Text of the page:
With many businesses grasping at their purse strings due to uncertainty surrounding Covid-19, it is harder than ever for facility managers to take care of their mechanical equipment.
This is also why it is more important than ever to implement cost saving strategies and prevent major expenses from arising. In this article we discuss how to manage through some common equipment scenarios being faced by owners and facility managers today.
4 Important Questions To Ask Yourself
1.Is My Equipment Over 10 Years Old? If yes, you may be able to provide significant cost savings to your facility by retrofitting existing equipment.
2. Are Tenants Or Customers Looking For Me To Improve Indoor Air Quality Due To Covid-19? Then it’s time to look into UV light systems, filtration and adjusting airflow rates.
3. Is Maintenance Being Neglected To “Save Money”? If so, it’s time to run the numbers and understand the financial impact of this decision.
4. Is My Operating Budget Going To Be Scrutinized? Benchmarking your energy performance may be a good place to start.
1. My Equipment Is Over 10 Years Old
Additional questions to ask when considering retrofits:
- Is the system critical?
- Is there redundancy built into the system in the event of failure?
- What level of efficiency are you currently receiving from the equipment?
- How and to what degree has the system been maintained?
Some common retrofit applications include:
- Replace old screw compressors with newer higher efficient compressors
- Add condenser fan controls that incorporate floating high-pressure controls with variable frequency drive operation on air cooled chillers.
For Package Units:
- Air-Side Economizers
- Variable Frequency or Speed Drive
- Demand Control Ventilation
- Oxygen Sensors and Transmitters
- Variable Speed Drives
- High Turndown Burner
For Air Compressors:
- VFD Controls
- Test for air leaks in piping and fittings
- Pressure Controls
Whether retrofits make sense or replacing the unit is a better option it is important to take advantage of the Federal HVAC tax credit.
2. Tenants And Customers Are Looking To Me To Improve Indoor Air Quality
ASHRAE’s Epidemic Task Force recently released a 41-page article to help educational buildings resume occupancy during Covid-19. This report is for educational facilities, but it applies to commercial buildings trying to improve indoor air quality as well.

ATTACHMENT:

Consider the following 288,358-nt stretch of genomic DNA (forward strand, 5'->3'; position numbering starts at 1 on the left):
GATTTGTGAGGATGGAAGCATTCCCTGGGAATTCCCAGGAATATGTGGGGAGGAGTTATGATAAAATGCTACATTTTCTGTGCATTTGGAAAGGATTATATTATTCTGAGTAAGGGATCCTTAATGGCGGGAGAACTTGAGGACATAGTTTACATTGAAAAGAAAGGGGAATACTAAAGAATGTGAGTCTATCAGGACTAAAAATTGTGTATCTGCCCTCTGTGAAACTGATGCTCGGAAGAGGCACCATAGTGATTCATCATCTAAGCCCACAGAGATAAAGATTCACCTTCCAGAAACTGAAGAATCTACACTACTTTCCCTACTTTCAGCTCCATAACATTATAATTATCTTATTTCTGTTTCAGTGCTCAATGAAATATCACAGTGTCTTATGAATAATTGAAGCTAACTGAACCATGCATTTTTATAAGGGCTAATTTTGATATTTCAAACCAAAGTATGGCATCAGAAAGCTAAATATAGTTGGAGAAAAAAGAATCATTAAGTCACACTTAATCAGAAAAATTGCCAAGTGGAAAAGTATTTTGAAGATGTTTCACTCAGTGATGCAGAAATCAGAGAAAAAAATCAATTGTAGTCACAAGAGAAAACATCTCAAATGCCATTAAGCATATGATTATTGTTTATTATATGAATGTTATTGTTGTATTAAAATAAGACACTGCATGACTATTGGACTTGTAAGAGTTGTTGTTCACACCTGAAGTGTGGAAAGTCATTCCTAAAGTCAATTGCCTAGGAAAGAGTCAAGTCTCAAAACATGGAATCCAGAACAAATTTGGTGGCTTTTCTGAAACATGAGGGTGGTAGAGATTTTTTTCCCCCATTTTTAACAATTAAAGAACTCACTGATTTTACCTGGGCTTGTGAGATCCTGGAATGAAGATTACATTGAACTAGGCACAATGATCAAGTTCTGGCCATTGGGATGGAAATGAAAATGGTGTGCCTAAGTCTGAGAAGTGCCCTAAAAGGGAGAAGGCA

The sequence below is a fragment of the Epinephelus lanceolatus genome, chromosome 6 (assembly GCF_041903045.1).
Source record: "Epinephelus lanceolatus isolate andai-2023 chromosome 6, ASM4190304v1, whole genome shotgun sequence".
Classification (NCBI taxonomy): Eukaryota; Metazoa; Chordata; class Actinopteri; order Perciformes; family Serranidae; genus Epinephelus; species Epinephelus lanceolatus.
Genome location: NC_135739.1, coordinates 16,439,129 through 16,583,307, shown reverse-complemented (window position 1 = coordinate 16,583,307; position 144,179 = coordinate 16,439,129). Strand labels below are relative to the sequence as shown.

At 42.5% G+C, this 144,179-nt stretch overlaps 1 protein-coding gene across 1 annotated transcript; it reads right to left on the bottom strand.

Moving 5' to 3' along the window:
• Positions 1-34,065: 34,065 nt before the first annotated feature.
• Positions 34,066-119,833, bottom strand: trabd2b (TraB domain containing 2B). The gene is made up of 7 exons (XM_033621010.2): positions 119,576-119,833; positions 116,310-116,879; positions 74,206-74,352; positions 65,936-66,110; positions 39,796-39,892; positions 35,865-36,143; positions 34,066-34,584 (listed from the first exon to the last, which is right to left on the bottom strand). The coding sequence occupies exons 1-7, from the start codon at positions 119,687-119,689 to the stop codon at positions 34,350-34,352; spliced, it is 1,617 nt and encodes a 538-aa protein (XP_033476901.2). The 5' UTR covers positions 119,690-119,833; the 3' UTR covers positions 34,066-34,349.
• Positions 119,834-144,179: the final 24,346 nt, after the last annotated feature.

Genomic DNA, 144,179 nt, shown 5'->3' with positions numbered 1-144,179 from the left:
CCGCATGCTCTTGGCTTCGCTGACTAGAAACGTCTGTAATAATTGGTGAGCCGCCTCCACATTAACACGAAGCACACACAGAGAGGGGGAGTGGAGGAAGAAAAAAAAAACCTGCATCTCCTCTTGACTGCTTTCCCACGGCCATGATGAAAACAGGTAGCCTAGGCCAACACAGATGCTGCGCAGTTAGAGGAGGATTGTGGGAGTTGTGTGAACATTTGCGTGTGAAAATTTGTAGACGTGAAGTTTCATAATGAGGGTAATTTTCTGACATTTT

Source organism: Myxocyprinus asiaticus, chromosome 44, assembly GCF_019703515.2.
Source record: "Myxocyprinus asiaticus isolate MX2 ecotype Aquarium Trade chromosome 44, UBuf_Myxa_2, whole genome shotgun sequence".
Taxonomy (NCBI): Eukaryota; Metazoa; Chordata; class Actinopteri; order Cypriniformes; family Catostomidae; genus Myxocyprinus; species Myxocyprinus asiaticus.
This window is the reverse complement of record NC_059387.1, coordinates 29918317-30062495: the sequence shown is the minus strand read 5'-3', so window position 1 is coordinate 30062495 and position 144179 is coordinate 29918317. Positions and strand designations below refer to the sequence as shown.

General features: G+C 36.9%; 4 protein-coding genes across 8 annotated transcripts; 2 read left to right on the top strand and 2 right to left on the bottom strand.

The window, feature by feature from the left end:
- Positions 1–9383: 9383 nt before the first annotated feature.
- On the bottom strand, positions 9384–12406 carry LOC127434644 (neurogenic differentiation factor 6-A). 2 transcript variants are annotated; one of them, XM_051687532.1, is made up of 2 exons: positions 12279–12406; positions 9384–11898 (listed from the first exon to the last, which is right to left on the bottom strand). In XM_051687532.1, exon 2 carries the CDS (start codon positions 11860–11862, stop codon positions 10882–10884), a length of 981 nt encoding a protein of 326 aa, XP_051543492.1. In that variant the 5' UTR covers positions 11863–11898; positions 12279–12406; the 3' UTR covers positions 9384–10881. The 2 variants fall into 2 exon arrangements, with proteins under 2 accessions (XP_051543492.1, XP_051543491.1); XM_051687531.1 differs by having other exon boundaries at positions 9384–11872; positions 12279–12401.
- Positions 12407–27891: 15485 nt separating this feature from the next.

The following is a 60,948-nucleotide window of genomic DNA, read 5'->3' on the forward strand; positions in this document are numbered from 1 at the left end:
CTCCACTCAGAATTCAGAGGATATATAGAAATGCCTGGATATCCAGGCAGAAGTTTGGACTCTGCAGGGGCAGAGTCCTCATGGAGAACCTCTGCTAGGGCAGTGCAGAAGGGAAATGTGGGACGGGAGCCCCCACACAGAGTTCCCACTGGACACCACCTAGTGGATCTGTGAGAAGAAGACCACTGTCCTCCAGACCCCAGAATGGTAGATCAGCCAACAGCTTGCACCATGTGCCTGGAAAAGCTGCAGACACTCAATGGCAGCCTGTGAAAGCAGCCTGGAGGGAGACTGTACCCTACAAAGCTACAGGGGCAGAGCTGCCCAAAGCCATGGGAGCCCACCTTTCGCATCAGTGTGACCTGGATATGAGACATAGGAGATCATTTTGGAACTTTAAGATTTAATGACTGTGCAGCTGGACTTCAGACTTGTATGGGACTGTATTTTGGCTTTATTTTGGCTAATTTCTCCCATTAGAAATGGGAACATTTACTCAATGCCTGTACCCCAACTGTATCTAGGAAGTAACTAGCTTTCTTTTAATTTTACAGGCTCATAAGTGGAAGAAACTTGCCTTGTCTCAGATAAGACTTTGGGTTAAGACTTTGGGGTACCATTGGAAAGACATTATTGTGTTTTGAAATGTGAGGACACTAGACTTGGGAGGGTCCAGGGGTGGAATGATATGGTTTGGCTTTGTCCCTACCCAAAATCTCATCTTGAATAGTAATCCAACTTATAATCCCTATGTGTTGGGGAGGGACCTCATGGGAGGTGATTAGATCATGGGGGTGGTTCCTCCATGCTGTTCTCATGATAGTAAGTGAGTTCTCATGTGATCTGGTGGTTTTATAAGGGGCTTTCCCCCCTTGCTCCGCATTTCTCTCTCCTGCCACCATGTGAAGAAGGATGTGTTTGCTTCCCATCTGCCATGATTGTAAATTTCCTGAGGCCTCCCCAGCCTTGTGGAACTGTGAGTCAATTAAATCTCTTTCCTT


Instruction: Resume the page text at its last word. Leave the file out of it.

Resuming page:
- Increase Outside Airflow
- Disable Demand Control Ventilation
- Upgrade Your Filters
- Move Up Heating and Cooling Start Times
- Consider UV/C Lights In The HVAC System
- Understand Your Energy Recovery System
See the full article on how to slow the spread of Covid-19 in commercial buildings for a more in depth look into each of these items. If you are looking for additional information on the effectiveness of these techniques check out ASHRAE’s official statement on the Relationship Between COVID-19 and HVAC in Buildings.
3. Maintenance Is Being Neglected On My Equipment
If you run or manage a facility, you likely know that neglecting maintenance is a poor decision. But if you have to cut your budget should you consider cutting maintenance? The short answer is no. Studies on equipment performance, efficiency and lifespan all indicate that neglecting maintenance increases equipment cost significantly. Use the studies done by the US Department of Energy and BOMA International to help you make the financial case for continued maintenance.
Check out the full article: The Financial Case For Maintenance if you want a more detailed look at how equipment performance is affected by neglected maintenance.
4. My Operating Budget Is Being Scrutinized?
If you think your budget will be under scrutiny you want to start by benchmarking your equipment’s energy performance. This will provide you with two major benefits:
- Energy Use Justification: Benchmarking energy performance allows you to justify energy use by allowing you to compare your building to similar buildings its size.
- Equipment Performance Tracking and Improvement: With a tighter budget, benchmarking will allow you to track equipment performance over time and set targets for improvement. This lets you make real time adjustments on your equipment, ultimately leading to improved efficiencies and reduced energy consumption.
When benchmarking energy performance, you will want to take into account more than just energy consumption. Important factors to consider include current weather and temperature, ongoing tasks that affect energy usage, and energy pricing. This will allow for an accurate comparison to other buildings. Using this data, along with your energy use benchmark, will allow you to accurately compare your energy use and justify your budget.